The extra £40m the government will make available to the not-for-profit advice sector over the next two years is “simply not enough”, according to Paul Treloar, head of policy and communications at Lasa.
“It’s welcome to a degree,” he said. “But it’s tempered by the fact that there is an estimated £100m due to be taken away from not-for-profit agencies who currently provide legal aid services (such as debt, education, employment and housing) after changes to the legal aid budget – the Bill is currently in the House of Lords.
"Also, a very wide range of welfare reforms have been flagged up today which with the introduction of such a big system are inevitably going to cause problems on the ground when they’re implemented – and yet at the same time the very services that are going to help people deal with them are going to be competing for funding with all the other debt providers, housing providers and so on."
He added that, overall, the voluntary sector was under-represented in the Budget. “It very much revolves around ‘play it safe’. We’re concerned about the impacts of the changes to the state pension, and the pledge to save a further £10bn from welfare – when it’s already been reduced by £18bn in this spending period – is going to need much more analysis.”
CFG: "Budget priortises business"
Caron Bradshaw, CEO at CFG, was disappointed that 2012/13 has such a “Budget for business”. “It gives little recognition to the contribution that the charity sector makes - we’ve returned to just passing references this year.”
She welcomed the emphasis on growth and development, but expressed disappointment that despite a focus on growth and opening up public services, more has not been done to address difficulties in the operational environment for charities and other business.
“More is needed to address legal structures around multi-employer defined benefit pension schemes, making TUPE regulations and Fair Deal work, VAT, and other anomalies which dramatically impact on market diversification.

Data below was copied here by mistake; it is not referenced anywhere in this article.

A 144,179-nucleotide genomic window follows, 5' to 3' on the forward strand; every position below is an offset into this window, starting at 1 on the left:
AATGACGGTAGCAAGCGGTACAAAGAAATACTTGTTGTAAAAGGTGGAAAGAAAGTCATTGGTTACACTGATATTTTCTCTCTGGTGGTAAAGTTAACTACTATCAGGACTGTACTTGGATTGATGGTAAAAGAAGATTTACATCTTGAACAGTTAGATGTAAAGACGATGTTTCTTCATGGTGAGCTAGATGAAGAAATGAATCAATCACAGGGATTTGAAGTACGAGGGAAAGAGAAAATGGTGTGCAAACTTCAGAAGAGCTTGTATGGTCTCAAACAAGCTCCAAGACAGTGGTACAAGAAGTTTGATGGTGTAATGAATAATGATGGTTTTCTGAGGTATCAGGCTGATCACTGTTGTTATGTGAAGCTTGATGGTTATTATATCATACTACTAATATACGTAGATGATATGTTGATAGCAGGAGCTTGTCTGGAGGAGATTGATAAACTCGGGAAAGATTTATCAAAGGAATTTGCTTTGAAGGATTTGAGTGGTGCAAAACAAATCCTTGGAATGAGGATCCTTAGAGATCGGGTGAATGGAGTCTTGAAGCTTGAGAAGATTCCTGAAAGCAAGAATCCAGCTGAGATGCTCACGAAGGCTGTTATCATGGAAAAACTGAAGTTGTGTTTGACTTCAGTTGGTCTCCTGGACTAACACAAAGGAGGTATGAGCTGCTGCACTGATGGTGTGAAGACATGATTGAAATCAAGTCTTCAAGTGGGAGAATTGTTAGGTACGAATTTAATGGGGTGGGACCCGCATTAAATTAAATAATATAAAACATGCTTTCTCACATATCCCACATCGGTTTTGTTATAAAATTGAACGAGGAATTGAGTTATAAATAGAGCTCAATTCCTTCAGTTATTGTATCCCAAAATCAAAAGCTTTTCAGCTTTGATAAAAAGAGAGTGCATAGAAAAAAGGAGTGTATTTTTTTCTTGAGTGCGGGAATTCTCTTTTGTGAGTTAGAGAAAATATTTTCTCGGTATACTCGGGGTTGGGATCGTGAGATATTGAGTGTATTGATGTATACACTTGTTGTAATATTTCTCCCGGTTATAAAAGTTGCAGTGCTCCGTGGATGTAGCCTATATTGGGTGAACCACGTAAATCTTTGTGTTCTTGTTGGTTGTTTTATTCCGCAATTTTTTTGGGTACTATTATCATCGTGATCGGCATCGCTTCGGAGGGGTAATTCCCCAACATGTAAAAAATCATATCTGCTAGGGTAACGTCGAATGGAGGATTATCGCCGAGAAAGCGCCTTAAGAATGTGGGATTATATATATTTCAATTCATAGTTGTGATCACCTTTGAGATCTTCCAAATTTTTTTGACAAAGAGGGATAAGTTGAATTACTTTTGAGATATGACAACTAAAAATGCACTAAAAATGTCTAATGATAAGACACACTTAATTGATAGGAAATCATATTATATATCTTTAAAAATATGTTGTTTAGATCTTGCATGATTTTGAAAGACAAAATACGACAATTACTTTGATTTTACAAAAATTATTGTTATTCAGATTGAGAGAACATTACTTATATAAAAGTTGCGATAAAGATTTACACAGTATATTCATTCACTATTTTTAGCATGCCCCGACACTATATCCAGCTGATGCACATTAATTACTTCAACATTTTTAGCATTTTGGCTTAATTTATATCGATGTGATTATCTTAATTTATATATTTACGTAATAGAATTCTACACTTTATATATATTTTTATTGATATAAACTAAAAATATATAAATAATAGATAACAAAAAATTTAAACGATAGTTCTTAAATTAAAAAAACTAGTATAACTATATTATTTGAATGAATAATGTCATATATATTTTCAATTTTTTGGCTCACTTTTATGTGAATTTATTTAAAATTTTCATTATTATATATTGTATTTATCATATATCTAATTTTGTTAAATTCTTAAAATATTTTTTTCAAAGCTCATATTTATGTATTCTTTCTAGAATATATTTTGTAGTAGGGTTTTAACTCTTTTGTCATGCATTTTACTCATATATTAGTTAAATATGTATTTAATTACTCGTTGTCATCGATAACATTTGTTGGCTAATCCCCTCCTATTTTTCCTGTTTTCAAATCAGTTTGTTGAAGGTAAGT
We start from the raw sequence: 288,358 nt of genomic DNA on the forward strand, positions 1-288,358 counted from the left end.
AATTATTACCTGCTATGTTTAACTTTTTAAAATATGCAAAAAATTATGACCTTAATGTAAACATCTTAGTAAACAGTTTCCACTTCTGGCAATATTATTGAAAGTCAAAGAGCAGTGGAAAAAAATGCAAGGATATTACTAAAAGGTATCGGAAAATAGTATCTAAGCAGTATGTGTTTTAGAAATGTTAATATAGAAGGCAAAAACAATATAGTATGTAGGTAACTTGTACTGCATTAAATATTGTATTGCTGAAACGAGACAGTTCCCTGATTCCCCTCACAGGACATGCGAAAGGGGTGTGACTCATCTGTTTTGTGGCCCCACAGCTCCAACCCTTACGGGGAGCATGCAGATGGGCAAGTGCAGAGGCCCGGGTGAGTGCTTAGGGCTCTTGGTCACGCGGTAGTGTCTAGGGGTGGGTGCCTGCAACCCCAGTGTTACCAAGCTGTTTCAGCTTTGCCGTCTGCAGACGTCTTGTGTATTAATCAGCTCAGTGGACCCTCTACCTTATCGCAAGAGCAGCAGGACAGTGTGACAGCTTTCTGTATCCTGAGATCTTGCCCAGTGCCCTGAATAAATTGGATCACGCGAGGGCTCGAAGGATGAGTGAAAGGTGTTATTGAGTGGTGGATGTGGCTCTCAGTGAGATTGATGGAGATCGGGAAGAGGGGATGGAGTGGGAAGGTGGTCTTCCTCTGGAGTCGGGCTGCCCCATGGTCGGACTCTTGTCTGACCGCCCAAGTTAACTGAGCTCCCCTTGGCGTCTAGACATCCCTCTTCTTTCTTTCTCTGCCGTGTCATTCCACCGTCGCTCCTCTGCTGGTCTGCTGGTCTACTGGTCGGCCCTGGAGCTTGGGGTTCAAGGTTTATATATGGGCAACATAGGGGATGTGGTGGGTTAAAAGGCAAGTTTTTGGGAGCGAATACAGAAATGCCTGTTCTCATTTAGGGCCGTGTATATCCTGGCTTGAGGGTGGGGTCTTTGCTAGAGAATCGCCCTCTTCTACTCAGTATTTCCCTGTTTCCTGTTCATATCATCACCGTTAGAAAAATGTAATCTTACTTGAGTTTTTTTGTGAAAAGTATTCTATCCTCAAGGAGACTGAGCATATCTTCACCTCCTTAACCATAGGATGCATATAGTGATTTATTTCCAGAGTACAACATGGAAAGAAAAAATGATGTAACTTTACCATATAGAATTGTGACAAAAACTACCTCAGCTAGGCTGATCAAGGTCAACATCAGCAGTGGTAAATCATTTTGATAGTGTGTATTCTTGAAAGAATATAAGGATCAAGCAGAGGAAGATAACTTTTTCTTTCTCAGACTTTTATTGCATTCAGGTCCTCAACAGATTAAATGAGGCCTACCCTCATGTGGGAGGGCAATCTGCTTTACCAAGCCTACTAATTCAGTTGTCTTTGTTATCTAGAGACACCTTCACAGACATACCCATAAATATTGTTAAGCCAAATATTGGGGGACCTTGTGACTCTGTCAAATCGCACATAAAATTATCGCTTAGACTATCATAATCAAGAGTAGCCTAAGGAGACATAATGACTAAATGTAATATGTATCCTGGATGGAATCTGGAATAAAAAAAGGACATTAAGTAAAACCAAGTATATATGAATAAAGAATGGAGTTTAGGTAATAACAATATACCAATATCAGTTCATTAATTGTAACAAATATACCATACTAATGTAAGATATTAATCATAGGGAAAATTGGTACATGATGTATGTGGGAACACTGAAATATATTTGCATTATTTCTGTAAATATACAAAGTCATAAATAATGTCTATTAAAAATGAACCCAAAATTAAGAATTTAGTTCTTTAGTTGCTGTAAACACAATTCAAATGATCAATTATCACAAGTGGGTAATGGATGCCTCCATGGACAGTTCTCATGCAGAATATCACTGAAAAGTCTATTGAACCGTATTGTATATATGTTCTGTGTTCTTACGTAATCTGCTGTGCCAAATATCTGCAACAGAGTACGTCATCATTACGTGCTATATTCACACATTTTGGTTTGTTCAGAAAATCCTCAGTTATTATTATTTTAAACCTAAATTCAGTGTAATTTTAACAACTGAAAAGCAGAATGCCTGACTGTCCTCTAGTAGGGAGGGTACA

“There are also concerns regarding the cap on personal tax reliefs, with no strong commitment that the cap will not apply to charitable giving.”
She added that CFG is also wary that only fleeting references to the not-for-profit sector indicate that it is not a priority for the current regime. “Given that the only mention of the sector in the Budget speech was relatively negative in emphasis, it appears recognition of the value of the sector is falling off the agenda.”
Navca: "It should have gone further"
Joe Irvin, chief executive of Navca, welcomed the government’s promise of £40m for the not-for-profit advice sector over two years, and was also pleased about measures to simplify gift aid, calling the developments “welcome at a really difficult time for our sector”.
But he insisted that the Budget should still have gone further. “Charities supporting the most deprived communities are facing the double whammy of cuts in funding and rocketing demand,” he said. “This Budget is a squandered opportunity to help Britain's hardest-hit communities. This government needs to understand that the Big Society only works if the local society works as well.”